How Comscore takes a data-based approach to compliance
Comscore is a great example of using technology to move a compliance and ethics program forward. Centralizing and automating its training program over the past year has brought benefits in terms of improving the timely uptake of courses, being able to spot areas that need attention and fostering a compliance-focused culture. Our judges appreciated Comscore’s use of data analytics as part of a ‘comprehensive’ program.
Comscore’s more than 1,500 employees across 20 countries receive compliance and ethics training that meets their respective needs and reflects local regulations. Skillsoft Compliance provides 13 mandatory training courses and 49 multi-modal optional compliance training units in English, French, German and Spanish. The training covers topics such as the code of conduct, anti-harassment, anti-corruption, data governance, disaster preparedness, privacy and security.
In August 2018 Comscore launched company-wide compliance training administered via Workday and delivered through Skillsoft’s learning platform. Ray Williams, vice president for compliance at Comscore, says the implementation process involved building relationships across teams, including HR. The company had to make sure everyone in the firm was signed up to the new system. Letting people know how important the system was and giving visibility and transparency to the process had an impact, Williams says, adding: ‘You could see the culture of the organization change.’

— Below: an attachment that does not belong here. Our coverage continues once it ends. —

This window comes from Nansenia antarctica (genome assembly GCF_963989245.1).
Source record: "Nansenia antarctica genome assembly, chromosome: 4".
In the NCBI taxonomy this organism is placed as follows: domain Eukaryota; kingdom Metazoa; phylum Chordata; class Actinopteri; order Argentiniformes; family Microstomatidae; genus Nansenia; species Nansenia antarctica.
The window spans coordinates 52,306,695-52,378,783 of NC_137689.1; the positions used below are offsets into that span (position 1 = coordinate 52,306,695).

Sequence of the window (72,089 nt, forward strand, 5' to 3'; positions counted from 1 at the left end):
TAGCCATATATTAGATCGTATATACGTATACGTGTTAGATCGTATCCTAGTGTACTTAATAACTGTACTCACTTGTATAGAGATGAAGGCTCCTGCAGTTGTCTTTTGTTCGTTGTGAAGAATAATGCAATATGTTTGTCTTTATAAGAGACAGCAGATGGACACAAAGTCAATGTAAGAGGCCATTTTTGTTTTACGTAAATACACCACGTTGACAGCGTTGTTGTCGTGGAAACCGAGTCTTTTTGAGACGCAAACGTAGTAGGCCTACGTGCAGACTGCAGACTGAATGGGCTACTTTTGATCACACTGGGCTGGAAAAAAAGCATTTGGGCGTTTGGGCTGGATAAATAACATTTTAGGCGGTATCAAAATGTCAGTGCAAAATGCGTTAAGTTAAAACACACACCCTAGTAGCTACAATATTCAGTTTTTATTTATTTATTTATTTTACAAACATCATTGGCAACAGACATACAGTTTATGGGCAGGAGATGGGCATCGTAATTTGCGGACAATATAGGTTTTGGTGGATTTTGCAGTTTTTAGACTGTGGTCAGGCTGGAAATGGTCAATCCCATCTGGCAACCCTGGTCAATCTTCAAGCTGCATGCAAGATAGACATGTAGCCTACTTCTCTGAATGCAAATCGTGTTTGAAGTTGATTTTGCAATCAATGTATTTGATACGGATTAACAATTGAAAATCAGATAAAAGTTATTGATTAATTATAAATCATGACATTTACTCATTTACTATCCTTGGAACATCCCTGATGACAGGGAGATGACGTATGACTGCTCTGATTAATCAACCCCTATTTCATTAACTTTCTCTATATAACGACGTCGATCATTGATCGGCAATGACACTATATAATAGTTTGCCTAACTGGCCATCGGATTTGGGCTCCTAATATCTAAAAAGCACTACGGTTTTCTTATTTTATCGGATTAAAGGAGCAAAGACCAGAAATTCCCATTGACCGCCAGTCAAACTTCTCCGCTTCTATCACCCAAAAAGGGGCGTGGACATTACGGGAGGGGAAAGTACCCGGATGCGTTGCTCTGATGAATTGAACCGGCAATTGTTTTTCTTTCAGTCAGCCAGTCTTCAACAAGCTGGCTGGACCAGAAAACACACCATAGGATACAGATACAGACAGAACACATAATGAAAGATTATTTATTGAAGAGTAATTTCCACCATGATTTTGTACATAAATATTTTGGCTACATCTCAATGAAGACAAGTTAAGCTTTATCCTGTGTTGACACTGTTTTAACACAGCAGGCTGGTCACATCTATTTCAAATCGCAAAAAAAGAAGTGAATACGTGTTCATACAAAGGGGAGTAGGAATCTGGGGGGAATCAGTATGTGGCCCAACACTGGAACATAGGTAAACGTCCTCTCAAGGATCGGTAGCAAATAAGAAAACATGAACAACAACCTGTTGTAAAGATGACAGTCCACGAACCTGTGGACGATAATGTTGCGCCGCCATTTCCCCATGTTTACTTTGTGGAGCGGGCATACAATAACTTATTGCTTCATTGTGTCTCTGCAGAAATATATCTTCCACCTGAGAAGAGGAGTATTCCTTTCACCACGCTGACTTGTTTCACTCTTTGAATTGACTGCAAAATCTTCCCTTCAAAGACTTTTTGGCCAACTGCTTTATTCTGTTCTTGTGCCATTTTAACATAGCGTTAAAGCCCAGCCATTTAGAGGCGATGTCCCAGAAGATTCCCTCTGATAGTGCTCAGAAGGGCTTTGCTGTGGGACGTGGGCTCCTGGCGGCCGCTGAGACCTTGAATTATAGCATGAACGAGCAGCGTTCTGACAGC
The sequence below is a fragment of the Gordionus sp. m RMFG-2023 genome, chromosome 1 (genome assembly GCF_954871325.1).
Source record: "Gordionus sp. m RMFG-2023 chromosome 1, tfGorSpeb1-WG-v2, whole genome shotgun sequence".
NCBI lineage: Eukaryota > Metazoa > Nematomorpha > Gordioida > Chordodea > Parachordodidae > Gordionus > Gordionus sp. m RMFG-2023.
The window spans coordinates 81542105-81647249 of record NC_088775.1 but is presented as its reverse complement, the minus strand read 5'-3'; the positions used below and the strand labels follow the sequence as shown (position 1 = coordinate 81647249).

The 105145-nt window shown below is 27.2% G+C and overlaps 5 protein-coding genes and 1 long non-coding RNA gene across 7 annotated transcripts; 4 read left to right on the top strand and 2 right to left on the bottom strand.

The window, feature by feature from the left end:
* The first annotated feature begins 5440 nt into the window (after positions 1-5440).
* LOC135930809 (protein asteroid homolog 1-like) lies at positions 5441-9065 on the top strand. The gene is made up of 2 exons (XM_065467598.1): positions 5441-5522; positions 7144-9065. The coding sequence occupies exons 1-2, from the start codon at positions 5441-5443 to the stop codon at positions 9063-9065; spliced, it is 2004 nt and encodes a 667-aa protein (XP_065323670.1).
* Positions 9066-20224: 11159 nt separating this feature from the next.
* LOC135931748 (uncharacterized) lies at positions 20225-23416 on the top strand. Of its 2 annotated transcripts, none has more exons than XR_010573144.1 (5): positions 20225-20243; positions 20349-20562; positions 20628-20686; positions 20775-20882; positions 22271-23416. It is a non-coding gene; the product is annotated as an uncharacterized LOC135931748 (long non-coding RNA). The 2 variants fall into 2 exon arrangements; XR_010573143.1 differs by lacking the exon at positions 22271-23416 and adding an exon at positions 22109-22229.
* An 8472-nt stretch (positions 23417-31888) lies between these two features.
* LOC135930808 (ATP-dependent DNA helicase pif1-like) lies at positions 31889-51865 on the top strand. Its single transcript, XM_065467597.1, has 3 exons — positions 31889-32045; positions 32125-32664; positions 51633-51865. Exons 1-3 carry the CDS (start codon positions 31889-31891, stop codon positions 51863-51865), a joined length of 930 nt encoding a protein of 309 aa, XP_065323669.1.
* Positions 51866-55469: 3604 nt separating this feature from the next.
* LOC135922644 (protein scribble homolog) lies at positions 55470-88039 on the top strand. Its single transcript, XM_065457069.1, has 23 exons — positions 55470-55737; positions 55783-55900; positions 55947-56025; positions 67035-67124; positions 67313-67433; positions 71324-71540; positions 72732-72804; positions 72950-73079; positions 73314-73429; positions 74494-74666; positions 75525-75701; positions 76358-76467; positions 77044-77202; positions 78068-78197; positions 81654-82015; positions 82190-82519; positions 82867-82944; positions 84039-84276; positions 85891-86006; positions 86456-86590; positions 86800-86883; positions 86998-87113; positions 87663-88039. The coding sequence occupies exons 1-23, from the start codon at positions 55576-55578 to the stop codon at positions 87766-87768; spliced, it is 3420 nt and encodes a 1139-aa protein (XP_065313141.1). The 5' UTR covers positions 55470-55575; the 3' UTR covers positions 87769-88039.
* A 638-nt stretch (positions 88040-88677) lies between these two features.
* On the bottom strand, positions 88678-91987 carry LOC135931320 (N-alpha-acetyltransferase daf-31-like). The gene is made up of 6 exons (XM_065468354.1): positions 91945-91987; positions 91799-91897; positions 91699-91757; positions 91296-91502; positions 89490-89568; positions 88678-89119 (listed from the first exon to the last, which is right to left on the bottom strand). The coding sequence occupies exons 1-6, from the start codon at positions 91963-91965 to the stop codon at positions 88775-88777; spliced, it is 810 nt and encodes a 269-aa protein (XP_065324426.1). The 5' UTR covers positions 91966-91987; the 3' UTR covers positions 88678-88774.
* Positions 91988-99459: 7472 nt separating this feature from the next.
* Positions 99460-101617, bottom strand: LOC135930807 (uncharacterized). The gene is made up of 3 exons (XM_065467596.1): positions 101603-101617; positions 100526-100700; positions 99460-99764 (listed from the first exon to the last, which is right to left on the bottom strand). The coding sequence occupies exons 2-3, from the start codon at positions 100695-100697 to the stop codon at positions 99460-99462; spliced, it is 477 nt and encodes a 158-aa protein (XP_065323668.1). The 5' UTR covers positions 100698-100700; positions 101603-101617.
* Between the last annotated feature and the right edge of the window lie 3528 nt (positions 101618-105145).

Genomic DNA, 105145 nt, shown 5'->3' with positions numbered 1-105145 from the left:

The new central learning-management system enables Comscore to automate the assignment of compliance training to new hires, existing employees and contractors. It can also differentiate between different groups’ needs. Administrators can schedule automated reminders before training is due and an overdue notice for those who do not complete the training. Employees who are behind schedule now receive an automated email telling them they will be denied access to all systems if they don’t complete the training on time. As a result, the average number of days overdue has been cut from 50 to eight.
The new platform also enables Comscore’s compliance team to run complex data analysis in 10 minutes or less, where previously it might wait hours or days for a simple data inquiry. This means compliance can create pivot tables and dashboards, giving it insight into noncompliance in different locations, business lines and teams. The level of data at the compliance team’s fingertips further means it can report to the general counsel and chief compliance, people & privacy officer on which risk areas or areas of going concern have been tackled.
‘As we [implemented the system], we recognized the need to improve monitoring,’ Williams says. The compliance team uses data analytics to improve awareness of comprehension and retention gaps among employees. In August 2018 it began using a new surveying tool developed by the company’s survey insight team. These surveys enable the firm to measure employees’ awareness of risk areas, understanding of how that risk relates to Comscore’s business and their ability to remediate that risk. The compliance team can then respond to areas that need a push in terms of awareness or training.
Together, these changes have led to ‘a tangible culture shift,’ according to the company. ‘Employees from all countries, departments and business units are proactively engaging with the compliance team, completing assignments and willingly taking surveys,’ it states. ‘Overall, Comscore has noticed a much more aware employee base that expresses interest in the training topics and appreciation for the knowledge.’
This article originally appeared in the latest Corporate Secretary special report.